In conversation with FrightFest about his sophomore feature ASSASSINATION NATION, director Sam Levinson reflected on his uncertainty as to how he could not reflect on contemporary America, and presenting a snapshot of a generation deprived of choice.

 

High school senior Lily (Odessa Young) and her group of friends live in a social media haze. When an anonymous hacker starts posting details from the private lives of everyone in their small town, events spiral out of control. As Lily and her friends become victims of the mass hysteria, they are faced with the terrifying reality of not surviving the night.

 

FrightFest: Why film as a means of creative expression? Was there an inspirational or defining moment?

 

Sam Levinson: would say because there is nothing in my life, particularly as a young person that had a greater impact on my ability to see the world from different perspectives; to see new ideas that thrilled me, scared me or made me cry more than cinema. I watched one if not several movies a day [laughs] for as long or since as young as I can remember. In many ways it has just always felt like the only means of expression or communication.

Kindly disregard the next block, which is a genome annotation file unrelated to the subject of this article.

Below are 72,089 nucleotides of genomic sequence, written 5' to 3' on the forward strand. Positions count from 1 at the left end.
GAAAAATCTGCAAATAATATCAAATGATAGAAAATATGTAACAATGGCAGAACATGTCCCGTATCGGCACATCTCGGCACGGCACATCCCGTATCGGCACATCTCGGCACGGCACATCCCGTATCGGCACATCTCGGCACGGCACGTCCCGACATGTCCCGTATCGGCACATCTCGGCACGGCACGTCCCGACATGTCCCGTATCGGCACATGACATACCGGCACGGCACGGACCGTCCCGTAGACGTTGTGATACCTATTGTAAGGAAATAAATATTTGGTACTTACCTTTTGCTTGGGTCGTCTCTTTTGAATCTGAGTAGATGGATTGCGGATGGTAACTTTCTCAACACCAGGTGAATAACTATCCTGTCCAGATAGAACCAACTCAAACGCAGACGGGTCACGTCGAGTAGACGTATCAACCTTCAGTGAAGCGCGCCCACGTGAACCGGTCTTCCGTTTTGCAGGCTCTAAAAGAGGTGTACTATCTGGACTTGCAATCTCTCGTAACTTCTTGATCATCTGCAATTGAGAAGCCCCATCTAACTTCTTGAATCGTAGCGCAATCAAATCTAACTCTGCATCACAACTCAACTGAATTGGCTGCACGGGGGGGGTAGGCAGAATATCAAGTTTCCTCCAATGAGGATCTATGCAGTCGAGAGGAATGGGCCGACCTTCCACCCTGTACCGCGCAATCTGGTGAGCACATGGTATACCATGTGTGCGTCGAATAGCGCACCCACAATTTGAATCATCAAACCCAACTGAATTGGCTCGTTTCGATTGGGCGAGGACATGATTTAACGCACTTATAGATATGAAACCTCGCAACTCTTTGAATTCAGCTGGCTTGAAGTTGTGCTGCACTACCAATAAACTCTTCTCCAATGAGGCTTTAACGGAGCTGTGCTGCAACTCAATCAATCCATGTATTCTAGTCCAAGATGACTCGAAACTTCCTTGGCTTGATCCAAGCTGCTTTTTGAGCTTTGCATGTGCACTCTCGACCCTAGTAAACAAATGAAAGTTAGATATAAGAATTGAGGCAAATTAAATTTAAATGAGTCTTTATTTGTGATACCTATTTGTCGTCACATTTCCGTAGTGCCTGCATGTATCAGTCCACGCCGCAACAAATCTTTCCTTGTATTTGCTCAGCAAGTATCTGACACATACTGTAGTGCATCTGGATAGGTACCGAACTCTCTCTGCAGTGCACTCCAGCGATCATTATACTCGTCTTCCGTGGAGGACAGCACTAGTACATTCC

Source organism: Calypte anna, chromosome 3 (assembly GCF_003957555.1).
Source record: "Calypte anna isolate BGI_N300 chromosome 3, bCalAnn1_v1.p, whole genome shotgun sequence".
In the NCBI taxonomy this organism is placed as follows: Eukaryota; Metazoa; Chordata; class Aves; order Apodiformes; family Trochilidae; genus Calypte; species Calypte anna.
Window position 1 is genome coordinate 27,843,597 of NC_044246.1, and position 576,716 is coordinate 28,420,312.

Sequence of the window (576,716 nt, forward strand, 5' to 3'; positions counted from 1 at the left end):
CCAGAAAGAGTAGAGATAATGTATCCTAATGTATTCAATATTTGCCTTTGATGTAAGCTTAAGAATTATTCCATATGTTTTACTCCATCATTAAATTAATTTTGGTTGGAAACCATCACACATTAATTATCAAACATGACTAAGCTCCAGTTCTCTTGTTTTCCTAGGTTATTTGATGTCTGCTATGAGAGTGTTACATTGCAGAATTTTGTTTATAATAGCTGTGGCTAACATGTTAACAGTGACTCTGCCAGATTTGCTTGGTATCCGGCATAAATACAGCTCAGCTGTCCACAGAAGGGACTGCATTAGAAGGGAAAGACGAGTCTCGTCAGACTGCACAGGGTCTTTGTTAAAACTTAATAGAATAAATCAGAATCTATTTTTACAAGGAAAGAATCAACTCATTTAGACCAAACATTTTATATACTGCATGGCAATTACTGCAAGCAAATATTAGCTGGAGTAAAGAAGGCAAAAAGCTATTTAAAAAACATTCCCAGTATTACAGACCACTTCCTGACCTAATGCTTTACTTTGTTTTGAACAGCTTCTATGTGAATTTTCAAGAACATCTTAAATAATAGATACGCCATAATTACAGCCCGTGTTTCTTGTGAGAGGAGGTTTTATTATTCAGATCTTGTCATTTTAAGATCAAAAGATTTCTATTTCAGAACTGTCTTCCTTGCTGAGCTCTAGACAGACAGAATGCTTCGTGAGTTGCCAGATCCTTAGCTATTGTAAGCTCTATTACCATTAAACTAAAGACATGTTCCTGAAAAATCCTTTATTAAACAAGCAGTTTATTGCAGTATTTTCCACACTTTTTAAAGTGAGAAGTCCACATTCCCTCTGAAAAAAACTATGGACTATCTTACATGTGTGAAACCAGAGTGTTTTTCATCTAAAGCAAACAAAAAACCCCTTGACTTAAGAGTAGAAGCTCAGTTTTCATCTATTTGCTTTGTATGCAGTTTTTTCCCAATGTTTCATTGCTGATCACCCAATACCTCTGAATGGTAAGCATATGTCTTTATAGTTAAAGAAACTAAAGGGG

FF: What are your first memories of discovering exploitation film, and how has the experience of making ASSASSINATION NATION impacted your impression of this type of cinema?

 

SL: The first time I ever saw an exploitation film was when I was eleven years old, and my mother naively had more of an innocent memory of PINK FLAMINGOS. I was kind of a weird out there kid and she said: “I think you'd love this movie called PINK FLAMINGOS, it’s really fun.” When she took me to the video store and she picked up the box, I saw that it was NC-17, and I thought to myself: Oh my God, she has no idea that it's NC-17. I was so excited because I had never seen an NC-17 movie before and I remember it was the longest walk from literally the shelf to the clerk, and it was this thing of: Is he going to say something? He’s like: “PINK FLAMINGOS?” And she's like: “Yeah, it's a fun movie.” They’re talking and he's ringing it up and I'm thinking: Please don't say anything. He didn’t say anything and I took the movie back home, went into a room and closed the door. I put it in the VHS, turned the sound low and I watched PINK FLAMINGOS for the first time.